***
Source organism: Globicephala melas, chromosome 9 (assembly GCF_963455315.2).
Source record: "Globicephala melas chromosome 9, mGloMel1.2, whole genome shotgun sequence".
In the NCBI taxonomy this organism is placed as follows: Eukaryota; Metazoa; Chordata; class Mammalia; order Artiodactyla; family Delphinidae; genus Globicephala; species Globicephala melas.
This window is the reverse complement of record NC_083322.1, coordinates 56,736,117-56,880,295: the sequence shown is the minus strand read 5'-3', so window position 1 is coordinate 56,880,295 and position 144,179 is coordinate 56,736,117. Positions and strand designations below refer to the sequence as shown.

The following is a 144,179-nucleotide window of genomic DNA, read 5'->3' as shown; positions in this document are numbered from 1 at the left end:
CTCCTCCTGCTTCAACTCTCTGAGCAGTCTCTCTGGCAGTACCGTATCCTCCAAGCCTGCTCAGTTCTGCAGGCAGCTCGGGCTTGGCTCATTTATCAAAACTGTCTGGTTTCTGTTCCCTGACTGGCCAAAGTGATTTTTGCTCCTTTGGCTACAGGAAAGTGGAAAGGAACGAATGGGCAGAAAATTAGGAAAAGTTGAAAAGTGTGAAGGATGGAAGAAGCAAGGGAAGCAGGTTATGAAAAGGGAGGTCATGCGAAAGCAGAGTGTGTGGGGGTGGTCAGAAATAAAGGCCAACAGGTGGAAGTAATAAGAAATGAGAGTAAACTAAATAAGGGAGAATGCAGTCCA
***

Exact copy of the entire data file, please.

Source organism: Globicephala melas, chromosome 9 (assembly GCF_963455315.2).
Source record: "Globicephala melas chromosome 9, mGloMel1.2, whole genome shotgun sequence".
In the NCBI taxonomy this organism is placed as follows: Eukaryota; Metazoa; Chordata; class Mammalia; order Artiodactyla; family Delphinidae; genus Globicephala; species Globicephala melas.
This window is the reverse complement of record NC_083322.1, coordinates 56,736,117-56,880,295: the sequence shown is the minus strand read 5'-3', so window position 1 is coordinate 56,880,295 and position 144,179 is coordinate 56,736,117. Positions and strand designations below refer to the sequence as shown.

The following is a 144,179-nucleotide window of genomic DNA, read 5'->3' as shown; positions in this document are numbered from 1 at the left end:
CTCCTCCTGCTTCAACTCTCTGAGCAGTCTCTCTGGCAGTACCGTATCCTCCAAGCCTGCTCAGTTCTGCAGGCAGCTCGGGCTTGGCTCATTTATCAAAACTGTCTGGTTTCTGTTCCCTGACTGGCCAAAGTGATTTTTGCTCCTTTGGCTACAGGAAAGTGGAAAGGAACGAATGGGCAGAAAATTAGGAAAAGTTGAAAAGTGTGAAGGATGGAAGAAGCAAGGGAAGCAGGTTATGAAAAGGGAGGTCATGCGAAAGCAGAGTGTGTGGGGGTGGTCAGAAATAAAGGCCAACAGGTGGAAGTAATAAGAAATGAGAGTAAACTAAATAAGGGAGAATGCAGTCCA